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Risk factors for intensive care delirium

Introduction

Delirium is a common complication in the ICU. The attention of researchers has shifted from the treatment to the prevention of the syndrome, necessitating the study of associated risk factors.

Methods

In a multicenter study of one university hospital, two community hospitals and one private hospital, newly admitted adult patients were included when reaching a Glasgow coma scale greater than 10. Nurse researchers assessed the patients for delirium using the NEECHAM confusion scale. Risk factors were split into four groups: patient characteristics, chronic pathology, acute illness and environmental factors. Odds ratios were calculated using univariate binary logistic regression.

Results

A total population of 508 patients was screened for delirium. The 36 studied factors showed some variability according to the participating hospitals. The overall delirium incidence was 29%. For patient characteristics, age was not a significant factor. Intensive smoking (OR = 2.04) and living singly at home (OR = 1.94), however, contributed to the development of delirium. In the group of chronic pathology, a pre-existing cognitive impairment seemed important as a risk factor (OR = 2.41). In the group of factors related to acute illness, the use of drains, tubes and catheters, acute illness scores, the use of psychoactive medication, a complete sedation or coma and a preceding period of mechanical ventilation showed significant ORs ranging from 1.04 to 13.66. Environmental risk factors were noise, induced by a high number of alarms (OR = 5.37), isolation (OR = 3.81), the absence of visit (OR = 2.83), the absence of visible daylight (OR = 1.80), a bed in a shared ICU room (OR = 1.70), a transfer from another ward or hospital (OR = 3.01) and admittance through the emergency room (OR = 2.19).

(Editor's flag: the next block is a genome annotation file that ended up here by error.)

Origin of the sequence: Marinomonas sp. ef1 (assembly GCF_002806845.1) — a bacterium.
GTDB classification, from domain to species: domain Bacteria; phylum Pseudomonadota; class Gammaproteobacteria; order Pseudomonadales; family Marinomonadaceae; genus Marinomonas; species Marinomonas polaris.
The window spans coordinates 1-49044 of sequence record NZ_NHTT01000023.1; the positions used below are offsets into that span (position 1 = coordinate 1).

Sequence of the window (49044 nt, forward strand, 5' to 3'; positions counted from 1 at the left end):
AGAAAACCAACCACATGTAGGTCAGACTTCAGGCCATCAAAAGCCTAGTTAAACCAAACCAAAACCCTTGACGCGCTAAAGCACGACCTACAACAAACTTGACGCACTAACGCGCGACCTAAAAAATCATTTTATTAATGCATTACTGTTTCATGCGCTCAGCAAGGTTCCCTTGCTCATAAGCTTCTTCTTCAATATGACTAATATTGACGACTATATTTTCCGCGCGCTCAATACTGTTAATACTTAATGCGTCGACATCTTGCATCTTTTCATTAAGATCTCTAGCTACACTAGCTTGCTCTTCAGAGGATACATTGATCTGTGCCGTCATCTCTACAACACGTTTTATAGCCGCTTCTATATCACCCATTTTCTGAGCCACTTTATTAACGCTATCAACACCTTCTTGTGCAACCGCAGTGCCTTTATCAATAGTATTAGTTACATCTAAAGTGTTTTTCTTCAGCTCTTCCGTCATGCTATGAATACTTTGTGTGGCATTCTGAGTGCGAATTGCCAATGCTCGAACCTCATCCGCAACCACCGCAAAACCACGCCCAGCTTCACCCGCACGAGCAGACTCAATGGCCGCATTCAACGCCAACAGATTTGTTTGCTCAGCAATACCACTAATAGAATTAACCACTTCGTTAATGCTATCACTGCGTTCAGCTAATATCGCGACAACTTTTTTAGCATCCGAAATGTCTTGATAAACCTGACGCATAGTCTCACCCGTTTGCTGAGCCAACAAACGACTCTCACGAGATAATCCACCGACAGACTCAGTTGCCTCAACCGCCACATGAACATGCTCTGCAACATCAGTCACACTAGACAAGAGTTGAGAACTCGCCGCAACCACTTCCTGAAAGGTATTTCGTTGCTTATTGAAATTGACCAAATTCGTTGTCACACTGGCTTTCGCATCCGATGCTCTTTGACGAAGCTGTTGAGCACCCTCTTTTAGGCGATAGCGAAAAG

Conclusion

The present multicenter study indicated four groups of risk factors for delirium in the ICU. Particularly among those related to the acute illness and the environment, several factors are suitable for preventive action.

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Van Rompaey, B., Elseviers, M. & Bossaert, L. Risk factors for intensive care delirium. Crit Care 13, P410 (2009). https://doi.org/10.1186/cc7574

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Keywords

  • Glasgow Coma Scale
  • Acute Illness
  • Environmental Risk Factor
  • Associate Risk Factor
  • Psychoactive Medication